January 30, 2013
RANDY BARNETT: Gun Control Fails Rationality Test.
So, when considering the constitutionality of bans on so-called military-style assault weapons, or restrictions on the capacity of magazines, senators should begin by asking whether the weapons being banned are in common use by civilians. When it comes to so-called assault weapons, like the AR-15, or 30-round magazines, the answer is clearly “yes.” Millions of such weapons and magazines are in private hands.
That should settle the matter, but senators can go a step further and ask whether these or other measures are actually rational — to articulate the end they are seeking to accomplish, then assesses whether the means adopted actually match up with the purported end. Would they actually have prevented a mass shooting or ameliorated real crimes?
This heightened “rationality review” could help ensure that the reason being articulated is the real reason for the law.
For example, “assault weapons” are a made-up category of weapons that is based solely on cosmetic features that make them look like the fully automatic weapons used by the military. Banning them leaves other rifles that are functionally identical in their lethality and rate of fire completely legal. Moreover, far more powerful hunting rifles are left untouched by the law, as are shotguns. This is simply irrational and therefore unconstitutional.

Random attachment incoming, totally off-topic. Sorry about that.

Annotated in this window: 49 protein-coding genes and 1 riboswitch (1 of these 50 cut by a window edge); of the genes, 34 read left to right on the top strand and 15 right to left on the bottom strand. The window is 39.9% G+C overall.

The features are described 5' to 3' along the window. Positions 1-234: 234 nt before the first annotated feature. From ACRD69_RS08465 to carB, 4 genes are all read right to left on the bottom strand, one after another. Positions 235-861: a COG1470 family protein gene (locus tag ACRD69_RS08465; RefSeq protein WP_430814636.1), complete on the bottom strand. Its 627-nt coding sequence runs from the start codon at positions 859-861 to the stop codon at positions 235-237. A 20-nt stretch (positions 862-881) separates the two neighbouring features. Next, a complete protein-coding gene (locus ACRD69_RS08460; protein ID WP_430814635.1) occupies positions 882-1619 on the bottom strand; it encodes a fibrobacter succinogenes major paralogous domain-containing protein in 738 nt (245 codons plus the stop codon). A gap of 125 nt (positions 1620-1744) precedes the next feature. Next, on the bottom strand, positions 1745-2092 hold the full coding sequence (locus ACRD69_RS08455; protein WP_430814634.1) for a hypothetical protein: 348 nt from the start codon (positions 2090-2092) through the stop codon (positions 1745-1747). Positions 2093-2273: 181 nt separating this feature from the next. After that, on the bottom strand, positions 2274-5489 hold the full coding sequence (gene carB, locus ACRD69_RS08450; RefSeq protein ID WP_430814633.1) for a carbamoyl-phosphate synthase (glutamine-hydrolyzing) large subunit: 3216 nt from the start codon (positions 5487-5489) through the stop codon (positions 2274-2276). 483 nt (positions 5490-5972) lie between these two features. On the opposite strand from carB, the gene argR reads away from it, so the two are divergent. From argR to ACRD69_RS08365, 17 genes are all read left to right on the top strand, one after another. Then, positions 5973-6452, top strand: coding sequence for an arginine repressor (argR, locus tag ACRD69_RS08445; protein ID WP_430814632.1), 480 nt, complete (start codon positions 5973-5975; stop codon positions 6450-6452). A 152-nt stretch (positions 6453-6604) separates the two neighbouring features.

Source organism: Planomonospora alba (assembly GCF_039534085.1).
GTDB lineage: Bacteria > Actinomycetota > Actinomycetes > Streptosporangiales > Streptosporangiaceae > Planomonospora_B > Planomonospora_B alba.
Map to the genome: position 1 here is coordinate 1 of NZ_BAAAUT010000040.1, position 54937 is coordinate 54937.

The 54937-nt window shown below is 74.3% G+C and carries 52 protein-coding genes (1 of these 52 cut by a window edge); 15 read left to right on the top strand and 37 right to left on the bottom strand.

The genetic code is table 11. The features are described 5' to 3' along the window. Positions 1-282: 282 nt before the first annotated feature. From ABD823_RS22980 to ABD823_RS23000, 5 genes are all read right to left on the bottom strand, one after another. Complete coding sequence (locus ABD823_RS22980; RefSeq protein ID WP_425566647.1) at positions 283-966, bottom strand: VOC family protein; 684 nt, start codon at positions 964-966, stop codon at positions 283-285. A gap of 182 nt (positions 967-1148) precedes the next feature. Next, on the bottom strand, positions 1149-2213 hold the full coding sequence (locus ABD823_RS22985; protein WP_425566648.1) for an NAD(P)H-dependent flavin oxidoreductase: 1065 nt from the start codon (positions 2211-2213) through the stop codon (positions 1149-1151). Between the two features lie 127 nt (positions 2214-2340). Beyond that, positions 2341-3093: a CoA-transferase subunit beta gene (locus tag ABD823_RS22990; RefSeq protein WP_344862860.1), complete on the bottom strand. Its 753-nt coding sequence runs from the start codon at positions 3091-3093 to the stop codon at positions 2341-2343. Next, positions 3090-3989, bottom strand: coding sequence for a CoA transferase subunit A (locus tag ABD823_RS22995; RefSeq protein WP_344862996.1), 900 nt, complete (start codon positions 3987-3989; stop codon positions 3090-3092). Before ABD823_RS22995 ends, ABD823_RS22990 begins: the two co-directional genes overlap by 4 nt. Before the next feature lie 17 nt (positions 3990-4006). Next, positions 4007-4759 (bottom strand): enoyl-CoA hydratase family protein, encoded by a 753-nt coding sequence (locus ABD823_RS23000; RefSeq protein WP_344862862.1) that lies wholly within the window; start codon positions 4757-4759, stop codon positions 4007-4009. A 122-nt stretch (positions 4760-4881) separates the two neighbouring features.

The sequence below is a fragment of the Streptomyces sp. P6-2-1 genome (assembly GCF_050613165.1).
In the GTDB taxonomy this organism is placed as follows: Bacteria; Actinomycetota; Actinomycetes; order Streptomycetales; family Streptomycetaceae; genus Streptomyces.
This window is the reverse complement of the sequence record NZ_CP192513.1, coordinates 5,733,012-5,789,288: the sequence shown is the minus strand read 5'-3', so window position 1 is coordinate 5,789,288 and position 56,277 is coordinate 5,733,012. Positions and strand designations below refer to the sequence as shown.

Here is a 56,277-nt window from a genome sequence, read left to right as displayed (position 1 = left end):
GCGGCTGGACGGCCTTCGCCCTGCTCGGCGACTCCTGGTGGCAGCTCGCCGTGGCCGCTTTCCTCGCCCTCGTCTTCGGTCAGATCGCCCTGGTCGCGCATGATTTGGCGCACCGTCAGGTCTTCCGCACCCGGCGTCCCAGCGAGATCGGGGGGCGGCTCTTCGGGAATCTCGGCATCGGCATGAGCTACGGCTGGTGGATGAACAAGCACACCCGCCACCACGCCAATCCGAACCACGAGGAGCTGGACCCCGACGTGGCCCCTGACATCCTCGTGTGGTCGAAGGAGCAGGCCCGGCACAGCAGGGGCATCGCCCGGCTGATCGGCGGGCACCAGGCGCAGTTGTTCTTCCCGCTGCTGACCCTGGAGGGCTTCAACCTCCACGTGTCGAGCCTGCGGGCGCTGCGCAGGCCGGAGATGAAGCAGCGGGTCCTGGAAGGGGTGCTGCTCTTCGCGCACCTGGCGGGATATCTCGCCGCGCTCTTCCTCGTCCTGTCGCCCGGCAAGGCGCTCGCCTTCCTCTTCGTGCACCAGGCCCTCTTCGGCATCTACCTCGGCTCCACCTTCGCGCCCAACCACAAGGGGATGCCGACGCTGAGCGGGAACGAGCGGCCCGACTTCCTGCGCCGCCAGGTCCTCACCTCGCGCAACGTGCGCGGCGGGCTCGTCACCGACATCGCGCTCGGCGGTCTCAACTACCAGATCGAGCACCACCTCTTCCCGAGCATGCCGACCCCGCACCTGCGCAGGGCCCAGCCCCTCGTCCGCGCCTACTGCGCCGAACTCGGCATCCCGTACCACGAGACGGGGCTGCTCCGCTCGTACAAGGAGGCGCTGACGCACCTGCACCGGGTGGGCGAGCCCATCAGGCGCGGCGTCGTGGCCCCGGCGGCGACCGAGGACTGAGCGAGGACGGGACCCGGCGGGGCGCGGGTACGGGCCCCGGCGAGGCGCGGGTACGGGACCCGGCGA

The same can be said for New York’s law limiting handguns to seven rounds, while allowing both active and retired police officers to keep their handguns that hold up to 15 rounds. If retired cops need 15 rounds to effectively protect themselves and others, then so do other citizens. Arbitrarily discriminating among Americans in this way is irrational and unconstitutional.
Yes. Likewise the proposals to tax ammunition, which would punish target shooters — who shoot a lot — to a vastly greater degree than criminals, who only shoot when committing a crime.